1. The FISA Court: The FISA Court operates in secret and generally only hears from government lawyers. The participation of other lawyers, or amici, is extremely limited, meaning there isn’t a lawyer who raises issues with or questions FISA Court proceedings or rulings. Additionally, amici don’t have access to the same information as government lawyers, making it difficult for them to appeal decisions.

  2. Civil Lawsuits: Plaintiffs are required to prove definitely that the government surveilled and gathered data on them. Because foreign intelligence surveillance is conducted entirely in secret, obtaining this proof is virtually impossible. This effectively ensures that plaintiffs don’t have the standing to sue. Even if individuals can prove they have standing (i.e., they have definitive proof the government spied on them), FISA Courts could reject a case claiming it involves “state secrets.”

  3. Criminal Lawsuits: The government is legally required to inform defendants in criminal cases if it intends to use evidence obtained under Section 702. However, this practice has not occurred in the past five years. To avoid providing this notice, one practice the government conducts is “parallel construction.” Agencies gather evidence by searching the Section 702 database but then go back and recreate an alternative source of the evidence to evade FISA’s notice requirement.

The Government Surveillance Reform Act

The Government Surveillance Reform Act (GSRA) is a bicameral, bipartisan bill that reforms provisions of FISA, Section 702, and other surveillance practices. Notable reforms include:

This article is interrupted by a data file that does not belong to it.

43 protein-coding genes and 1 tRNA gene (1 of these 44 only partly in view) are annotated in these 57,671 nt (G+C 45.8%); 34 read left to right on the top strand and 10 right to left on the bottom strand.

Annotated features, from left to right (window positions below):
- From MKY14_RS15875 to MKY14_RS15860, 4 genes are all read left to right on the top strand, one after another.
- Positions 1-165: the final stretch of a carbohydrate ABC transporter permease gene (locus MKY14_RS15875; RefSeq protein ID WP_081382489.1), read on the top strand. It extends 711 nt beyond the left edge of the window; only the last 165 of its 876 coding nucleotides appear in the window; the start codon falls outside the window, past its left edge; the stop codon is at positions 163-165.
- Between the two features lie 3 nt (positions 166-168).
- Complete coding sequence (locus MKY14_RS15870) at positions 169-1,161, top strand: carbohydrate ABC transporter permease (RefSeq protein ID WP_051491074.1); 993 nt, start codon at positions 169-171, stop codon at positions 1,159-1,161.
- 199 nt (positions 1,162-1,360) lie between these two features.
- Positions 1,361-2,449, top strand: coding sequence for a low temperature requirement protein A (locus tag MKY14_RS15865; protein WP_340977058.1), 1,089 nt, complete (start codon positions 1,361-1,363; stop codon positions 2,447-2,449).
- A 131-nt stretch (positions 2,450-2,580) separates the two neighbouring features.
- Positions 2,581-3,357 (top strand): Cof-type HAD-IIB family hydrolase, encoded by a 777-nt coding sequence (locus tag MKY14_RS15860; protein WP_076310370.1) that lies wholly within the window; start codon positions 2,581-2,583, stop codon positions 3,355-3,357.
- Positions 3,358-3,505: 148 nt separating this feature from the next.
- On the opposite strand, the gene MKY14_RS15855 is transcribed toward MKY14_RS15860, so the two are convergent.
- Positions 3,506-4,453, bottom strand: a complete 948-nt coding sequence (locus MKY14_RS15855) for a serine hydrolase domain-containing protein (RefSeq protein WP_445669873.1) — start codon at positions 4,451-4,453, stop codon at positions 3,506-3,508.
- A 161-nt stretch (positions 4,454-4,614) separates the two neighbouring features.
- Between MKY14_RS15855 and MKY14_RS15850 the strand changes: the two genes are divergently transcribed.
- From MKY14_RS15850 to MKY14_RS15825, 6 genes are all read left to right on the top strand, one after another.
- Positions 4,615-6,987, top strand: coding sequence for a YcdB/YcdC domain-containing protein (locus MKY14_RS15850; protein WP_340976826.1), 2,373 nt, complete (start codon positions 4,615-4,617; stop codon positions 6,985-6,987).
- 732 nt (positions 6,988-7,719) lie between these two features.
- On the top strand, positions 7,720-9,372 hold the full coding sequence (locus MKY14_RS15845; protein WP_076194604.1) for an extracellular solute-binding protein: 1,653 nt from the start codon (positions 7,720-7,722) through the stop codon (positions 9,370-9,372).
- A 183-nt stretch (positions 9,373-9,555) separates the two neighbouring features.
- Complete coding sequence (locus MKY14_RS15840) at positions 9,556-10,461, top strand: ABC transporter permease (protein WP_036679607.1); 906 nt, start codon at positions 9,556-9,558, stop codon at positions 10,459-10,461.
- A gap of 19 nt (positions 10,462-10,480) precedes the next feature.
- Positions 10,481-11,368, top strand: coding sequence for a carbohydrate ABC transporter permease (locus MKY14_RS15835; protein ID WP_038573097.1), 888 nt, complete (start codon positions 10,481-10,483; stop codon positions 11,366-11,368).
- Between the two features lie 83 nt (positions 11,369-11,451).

• Closing the “backdoor search loophole” by requiring law enforcement and intelligence agencies to obtain a warrant before searching through Americans’ communications that were obtained without a warrant under Section 702 or EO 12333. There are exceptions to this, including:

    • When an agency receives consent from the individual, for instance if someone has been targeted by a foreign actor.

    • Emergencies, such as if a person’s life is at risk.

    • Cybersecurity-related searches for malware.

  • Closing the “data broker loophole,” meaning agencies can’t bypass Constitutional and statutory safeguards by purchasing private data directly from data brokers and would instead have to obtain court orders.

  • Providing a larger role for amici in FISA courts, such as allowing them to appeal FISA court decisions and ensure they have access to the same information as government lawyers.

  • Making it easier for individuals to have standing to sue if they believe they have been improperly surveilled.

  • Ensuring defendants in criminal cases receive notice if an agency will use information derived from Section 702.